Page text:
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ISS Status Report No. 01 - 2004
International Space Station Status Report #04-1
4 p.m. CST, Friday, Jan. 2, 2004
Expedition 8 Crew
The International Space Station's Expedition 8 crew got back to work today
after a day off to welcome the new year. Mike Foale, commander and NASA ISS
science officer, and Alexander Kaleri, the flight engineer, worked with
station systems and science. Foale also delivered a "status of the Station"
message, looking ahead to future ISS activities and more distant space
Foale worked with the Cellular Biotechnology Operations Support System
(CBOSS), a bioreactor apparatus capable of growing cell cultures in three
dimensions, an advantage over the two-dimension cultures typically grown on
Earth. Meanwhile, Kaleri uploaded software into station computers.
This afternoon Kaleri, helped by experts at Mission Control Moscow, made
adjustments to the Elektron oxygen generator in the Zvezda Service module,
which has been operating intermittently. He also successfully activated two
Solid-fuel Oxygen Generator (SFOG) canisters to enrich the station's
atmosphere. On Wednesday two other SFOGs were activated, primarily as a test
to set expiration dates for the more than 140 SFOG candles on board. Each
SFOG can provide oxygen for one crewmember for one day.
Additional oxygen is available on the Progress unpiloted cargo vehicle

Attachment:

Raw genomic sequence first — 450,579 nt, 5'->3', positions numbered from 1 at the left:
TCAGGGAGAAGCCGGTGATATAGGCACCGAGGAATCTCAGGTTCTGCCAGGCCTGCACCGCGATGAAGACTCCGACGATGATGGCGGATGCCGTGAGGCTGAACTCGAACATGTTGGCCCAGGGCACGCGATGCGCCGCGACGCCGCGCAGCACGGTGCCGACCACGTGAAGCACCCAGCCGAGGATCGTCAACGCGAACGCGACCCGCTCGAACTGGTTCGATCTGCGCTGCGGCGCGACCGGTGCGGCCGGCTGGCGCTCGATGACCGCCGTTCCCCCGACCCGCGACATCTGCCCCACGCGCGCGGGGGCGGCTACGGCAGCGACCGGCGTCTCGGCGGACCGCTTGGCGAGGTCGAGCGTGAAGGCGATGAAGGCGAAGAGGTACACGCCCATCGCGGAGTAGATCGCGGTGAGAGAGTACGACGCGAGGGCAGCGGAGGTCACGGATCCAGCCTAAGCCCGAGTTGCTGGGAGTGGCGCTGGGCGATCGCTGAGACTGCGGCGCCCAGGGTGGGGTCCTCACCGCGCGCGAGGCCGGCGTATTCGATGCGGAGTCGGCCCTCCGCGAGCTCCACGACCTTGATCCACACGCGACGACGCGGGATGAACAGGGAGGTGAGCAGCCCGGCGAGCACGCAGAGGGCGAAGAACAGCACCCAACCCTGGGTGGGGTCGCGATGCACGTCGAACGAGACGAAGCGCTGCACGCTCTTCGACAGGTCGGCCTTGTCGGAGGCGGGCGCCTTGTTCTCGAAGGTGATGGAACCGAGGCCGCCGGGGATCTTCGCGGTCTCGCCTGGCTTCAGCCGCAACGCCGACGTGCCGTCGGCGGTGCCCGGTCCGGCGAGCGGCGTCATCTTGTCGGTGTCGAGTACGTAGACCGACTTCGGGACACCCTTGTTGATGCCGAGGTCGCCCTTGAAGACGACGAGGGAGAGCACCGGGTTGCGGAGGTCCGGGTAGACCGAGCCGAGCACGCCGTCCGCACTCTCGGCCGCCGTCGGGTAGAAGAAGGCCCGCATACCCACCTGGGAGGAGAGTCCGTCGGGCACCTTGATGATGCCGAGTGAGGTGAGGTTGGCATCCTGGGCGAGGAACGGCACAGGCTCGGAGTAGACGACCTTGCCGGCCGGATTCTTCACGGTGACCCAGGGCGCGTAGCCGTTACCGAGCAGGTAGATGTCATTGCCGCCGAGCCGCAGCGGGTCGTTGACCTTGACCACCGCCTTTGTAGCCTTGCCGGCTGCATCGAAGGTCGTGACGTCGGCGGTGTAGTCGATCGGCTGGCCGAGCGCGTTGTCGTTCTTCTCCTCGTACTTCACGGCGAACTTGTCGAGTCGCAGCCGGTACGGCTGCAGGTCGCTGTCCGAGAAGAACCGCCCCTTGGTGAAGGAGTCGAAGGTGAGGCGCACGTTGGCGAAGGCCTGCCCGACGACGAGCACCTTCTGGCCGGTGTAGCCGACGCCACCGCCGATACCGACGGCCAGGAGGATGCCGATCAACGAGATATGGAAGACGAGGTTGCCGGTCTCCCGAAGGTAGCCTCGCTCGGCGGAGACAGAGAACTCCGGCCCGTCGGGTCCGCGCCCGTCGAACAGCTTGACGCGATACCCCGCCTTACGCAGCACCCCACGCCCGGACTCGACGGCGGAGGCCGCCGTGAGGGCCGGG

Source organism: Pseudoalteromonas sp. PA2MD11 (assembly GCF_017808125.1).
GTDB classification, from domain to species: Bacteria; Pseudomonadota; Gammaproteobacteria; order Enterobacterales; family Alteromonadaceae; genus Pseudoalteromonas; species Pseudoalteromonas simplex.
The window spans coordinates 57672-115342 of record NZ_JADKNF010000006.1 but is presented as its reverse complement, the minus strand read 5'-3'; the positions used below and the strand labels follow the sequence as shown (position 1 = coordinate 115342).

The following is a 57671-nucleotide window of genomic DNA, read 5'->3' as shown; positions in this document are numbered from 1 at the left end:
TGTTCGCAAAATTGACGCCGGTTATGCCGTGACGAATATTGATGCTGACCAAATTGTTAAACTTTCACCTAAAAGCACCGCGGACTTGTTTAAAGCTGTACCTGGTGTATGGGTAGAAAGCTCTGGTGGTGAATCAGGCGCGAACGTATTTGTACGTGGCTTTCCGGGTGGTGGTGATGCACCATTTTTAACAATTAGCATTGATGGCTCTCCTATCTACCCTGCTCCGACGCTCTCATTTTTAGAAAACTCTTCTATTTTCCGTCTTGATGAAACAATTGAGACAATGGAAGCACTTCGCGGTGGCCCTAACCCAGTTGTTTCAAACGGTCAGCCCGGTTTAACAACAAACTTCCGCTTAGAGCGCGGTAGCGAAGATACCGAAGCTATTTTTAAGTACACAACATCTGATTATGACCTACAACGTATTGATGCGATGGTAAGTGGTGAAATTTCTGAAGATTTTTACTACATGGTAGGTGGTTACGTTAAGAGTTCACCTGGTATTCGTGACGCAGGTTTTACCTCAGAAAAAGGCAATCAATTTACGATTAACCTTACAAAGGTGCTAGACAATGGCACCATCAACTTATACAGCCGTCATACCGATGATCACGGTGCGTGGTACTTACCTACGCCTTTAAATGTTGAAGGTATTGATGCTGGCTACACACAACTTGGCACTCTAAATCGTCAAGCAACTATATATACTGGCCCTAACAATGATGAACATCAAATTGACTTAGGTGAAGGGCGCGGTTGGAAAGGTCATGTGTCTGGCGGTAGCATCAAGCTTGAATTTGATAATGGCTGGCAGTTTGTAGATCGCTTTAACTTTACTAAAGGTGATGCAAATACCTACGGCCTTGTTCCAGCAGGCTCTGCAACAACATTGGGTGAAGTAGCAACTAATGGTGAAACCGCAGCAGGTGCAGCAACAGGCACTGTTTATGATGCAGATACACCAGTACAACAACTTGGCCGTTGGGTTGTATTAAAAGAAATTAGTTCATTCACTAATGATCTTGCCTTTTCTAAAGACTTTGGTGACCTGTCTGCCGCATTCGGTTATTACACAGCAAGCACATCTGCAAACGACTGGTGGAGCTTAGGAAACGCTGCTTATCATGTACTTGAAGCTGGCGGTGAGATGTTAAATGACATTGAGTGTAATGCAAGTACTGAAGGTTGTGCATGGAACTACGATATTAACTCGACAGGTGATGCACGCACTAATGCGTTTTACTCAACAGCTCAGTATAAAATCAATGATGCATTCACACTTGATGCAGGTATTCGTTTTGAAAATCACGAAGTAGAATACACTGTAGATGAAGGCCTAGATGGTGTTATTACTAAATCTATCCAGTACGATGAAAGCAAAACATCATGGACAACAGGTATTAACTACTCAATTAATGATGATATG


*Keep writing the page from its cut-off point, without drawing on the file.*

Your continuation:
docked to Zvezda. Some of it was introduced into the Station atmosphere on
Thursday, and more is being added Saturday. More oxygen is stored in two
high-pressure tanks attached to the Joint Airlock Quest.
On Monday, Kaleri spent three hours removing no-longer-needed attitude
control equipment from the Zarya module. Much of it will be discarded in the
Progress, for destruction on re-entry in late January. He also began the
48-hour regeneration of the two beds of the Russian harmful impurities
removal system, which helps purify the Station's atmosphere. Foale continued
his review of CBOSS experiments.
Both crewmembers took time on Tuesday for a news interview with the Internet
site space.com. Foale also worked with the soldering in space experiment and
repacked the station's medical kit with fresh medications from the Progress.
The following day both crewmembers did the required hour-long emergency
medical training, and both performed daily exercise and station maintenance
Thursday, New Year's Day, was a day off. Their only activity was exercise,
necessary station maintenance and science activities. Both crewmembers
talked with family members on Earth via private video conferences.
People in many U.S. cities will have an opportunity to see the International
Space Station as it flies overhead during the next several days. For
detailed information on sighting opportunities for hundreds of cities, as
well as viewing tips, visit:
Details on Station science operations can be found on an Internet site
administered by the Payload Operations Center at NASA's Marshall Space
Flight Center in Huntsville, Ala., at:
The next ISS status report will be issued Jan. 9, or sooner if events
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